High-quality grapes and raisins exported worldwide
What was the market situation?
With a total acreage of 460,000 hectares, grapes are one of the most important fruits grown in Turkey, which ranks fifth in worldwide grape production but is the most important producer of seedless raisins. Grapes are mainly grown in the Aegean and Marmara Regions of Western Turkey.
Domestic consumption is primarily table grapes and a small amount of raisins, but the main focus of Turkish grape production is on export markets, with 75 – 80 % of the grape production exported as raisins and 4 – 5 % as table grapes. This underlines the importance of exports to Turkish grape producers.
Özgür Tarim A.Ş., Turkey’s No. 1 raisin exporter, is based near Manisa in the Aegean Region and has 400 contracted grape growers. Özgür Tarim provides the farmers with technical advice and input, such as fertilizer, and then purchases their raisin harvest at the end of the season. Bayer has worked closely with Özgür Tarim from 2015 onwards and launched this Food Chain Partnership at the beginning of the 2017 grape season. Since then, Bayer’s field team has been providing the Özgür Tarim field team and grape growers with ongoing support and advice. Özgür Tarim and Bayer are working together to improve raisin production according to the quality standards required to meet international requirements on 2,000 hectares of vineyards.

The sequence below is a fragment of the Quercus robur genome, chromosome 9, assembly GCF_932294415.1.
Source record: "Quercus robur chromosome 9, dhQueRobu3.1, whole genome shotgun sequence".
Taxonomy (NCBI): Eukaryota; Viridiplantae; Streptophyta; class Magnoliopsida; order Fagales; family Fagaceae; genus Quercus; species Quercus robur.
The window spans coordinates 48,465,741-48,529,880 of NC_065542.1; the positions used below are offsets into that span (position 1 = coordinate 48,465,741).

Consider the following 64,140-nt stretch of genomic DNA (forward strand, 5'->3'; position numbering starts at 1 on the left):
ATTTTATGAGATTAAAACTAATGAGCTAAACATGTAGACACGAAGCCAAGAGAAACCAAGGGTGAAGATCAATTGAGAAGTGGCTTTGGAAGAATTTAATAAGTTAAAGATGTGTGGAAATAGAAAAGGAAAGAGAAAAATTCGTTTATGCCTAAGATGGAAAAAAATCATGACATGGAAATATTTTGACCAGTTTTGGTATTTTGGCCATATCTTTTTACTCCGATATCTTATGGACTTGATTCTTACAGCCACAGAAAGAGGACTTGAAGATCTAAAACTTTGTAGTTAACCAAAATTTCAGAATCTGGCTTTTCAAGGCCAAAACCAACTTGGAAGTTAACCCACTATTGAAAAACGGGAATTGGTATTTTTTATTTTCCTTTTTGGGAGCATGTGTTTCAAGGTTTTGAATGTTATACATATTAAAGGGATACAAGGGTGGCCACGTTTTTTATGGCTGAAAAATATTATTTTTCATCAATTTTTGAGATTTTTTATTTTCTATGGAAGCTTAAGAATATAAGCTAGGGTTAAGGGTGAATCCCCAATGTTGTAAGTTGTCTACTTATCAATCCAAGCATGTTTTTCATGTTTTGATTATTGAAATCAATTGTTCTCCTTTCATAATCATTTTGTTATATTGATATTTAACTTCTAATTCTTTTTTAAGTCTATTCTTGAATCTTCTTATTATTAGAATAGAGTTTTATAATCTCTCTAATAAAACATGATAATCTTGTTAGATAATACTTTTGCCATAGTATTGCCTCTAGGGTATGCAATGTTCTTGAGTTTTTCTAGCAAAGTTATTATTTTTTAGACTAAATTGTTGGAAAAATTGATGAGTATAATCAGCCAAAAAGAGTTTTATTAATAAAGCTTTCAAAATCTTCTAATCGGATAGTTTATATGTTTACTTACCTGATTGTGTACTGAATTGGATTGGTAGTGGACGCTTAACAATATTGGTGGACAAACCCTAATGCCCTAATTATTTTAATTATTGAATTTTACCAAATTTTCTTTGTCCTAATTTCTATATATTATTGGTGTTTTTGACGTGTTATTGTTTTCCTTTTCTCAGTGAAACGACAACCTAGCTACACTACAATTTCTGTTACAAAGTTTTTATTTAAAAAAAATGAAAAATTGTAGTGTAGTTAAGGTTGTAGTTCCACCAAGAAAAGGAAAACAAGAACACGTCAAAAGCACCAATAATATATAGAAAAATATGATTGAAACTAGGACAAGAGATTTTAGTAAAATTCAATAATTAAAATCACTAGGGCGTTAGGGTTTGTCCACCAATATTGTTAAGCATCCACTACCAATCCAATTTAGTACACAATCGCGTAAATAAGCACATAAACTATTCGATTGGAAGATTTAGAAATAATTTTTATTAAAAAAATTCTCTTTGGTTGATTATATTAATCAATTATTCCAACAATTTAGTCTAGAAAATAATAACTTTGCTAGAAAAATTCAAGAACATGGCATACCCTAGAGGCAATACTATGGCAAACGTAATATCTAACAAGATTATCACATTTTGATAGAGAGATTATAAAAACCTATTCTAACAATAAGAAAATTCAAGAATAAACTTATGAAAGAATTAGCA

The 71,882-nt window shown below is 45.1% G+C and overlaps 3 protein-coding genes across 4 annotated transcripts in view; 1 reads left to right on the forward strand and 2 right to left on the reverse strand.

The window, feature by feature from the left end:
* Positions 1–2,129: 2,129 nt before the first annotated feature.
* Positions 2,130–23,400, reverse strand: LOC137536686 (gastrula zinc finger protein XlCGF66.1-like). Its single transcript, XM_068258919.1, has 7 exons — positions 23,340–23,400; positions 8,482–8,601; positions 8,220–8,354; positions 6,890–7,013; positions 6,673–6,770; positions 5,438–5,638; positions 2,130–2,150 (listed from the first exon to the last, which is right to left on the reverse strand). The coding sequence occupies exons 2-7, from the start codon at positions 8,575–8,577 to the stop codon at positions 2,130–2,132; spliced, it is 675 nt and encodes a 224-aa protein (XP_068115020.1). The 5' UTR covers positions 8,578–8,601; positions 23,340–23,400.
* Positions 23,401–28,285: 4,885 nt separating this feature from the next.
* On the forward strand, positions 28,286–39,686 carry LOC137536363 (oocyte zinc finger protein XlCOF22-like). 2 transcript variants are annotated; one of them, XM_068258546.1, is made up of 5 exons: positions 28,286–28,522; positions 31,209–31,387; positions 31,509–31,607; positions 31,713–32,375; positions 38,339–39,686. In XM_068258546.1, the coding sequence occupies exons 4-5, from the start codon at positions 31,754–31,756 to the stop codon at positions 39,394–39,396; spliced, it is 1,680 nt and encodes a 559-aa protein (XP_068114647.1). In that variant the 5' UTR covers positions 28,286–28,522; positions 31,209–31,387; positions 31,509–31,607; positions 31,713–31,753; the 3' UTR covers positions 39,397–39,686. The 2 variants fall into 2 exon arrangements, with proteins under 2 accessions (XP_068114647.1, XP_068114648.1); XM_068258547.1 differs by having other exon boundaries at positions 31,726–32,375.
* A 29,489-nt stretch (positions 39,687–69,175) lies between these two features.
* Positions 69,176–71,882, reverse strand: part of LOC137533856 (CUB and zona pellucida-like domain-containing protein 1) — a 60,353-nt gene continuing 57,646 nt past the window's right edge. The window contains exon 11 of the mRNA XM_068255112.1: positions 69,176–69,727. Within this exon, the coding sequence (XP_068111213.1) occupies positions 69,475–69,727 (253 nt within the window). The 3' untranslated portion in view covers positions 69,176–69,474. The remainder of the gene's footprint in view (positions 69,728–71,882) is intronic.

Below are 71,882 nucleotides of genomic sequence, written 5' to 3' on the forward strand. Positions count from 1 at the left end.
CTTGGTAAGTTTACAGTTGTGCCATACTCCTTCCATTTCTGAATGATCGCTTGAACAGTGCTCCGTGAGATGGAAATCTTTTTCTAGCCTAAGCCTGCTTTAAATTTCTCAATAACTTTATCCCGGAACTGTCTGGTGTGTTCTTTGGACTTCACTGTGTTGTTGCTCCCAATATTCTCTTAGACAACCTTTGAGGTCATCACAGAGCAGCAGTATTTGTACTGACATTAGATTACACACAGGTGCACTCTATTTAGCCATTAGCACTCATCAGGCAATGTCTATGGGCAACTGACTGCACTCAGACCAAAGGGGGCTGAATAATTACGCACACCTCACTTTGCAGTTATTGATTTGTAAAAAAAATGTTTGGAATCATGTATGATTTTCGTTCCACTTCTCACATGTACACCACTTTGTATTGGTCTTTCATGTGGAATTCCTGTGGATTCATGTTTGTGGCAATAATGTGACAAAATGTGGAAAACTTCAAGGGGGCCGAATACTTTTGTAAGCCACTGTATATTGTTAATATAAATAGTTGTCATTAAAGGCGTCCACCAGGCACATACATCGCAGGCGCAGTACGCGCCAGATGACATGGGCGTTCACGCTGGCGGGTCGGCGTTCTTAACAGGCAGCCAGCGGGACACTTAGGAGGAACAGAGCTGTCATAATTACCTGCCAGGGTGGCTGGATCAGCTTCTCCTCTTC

From Left to Right:
Dr. Mehmet Kaya, Food Chain Manager,
Şems Özgür, Operations Director
and Board Member, Özgür Tarim A.Ş.
What were the challenges?
The main aim of this Food Chain Partnership is to sustainably produce high-quality grapes and meet the export markets’ high standards for food safety and, specifically, residue levels. In this respect, safeguarding traceability through compliance with maximum residue limits (MRLs) was a key consideration. To this end, residue analyses had to be carried out and confirmed by laboratory findings. The climate in the Aegean Region, and particularly around Manisa, is excellent for growing grapes but also offers favorable conditions for a wide range of pests and diseases, e.g. downy and powdery mildew, gray mold, thrips, grape berry moths, and mealybugs. Controlling these pests and diseases while ensuring compliance with international standards and taking the environment and off-target organisms into consideration was another huge challenge.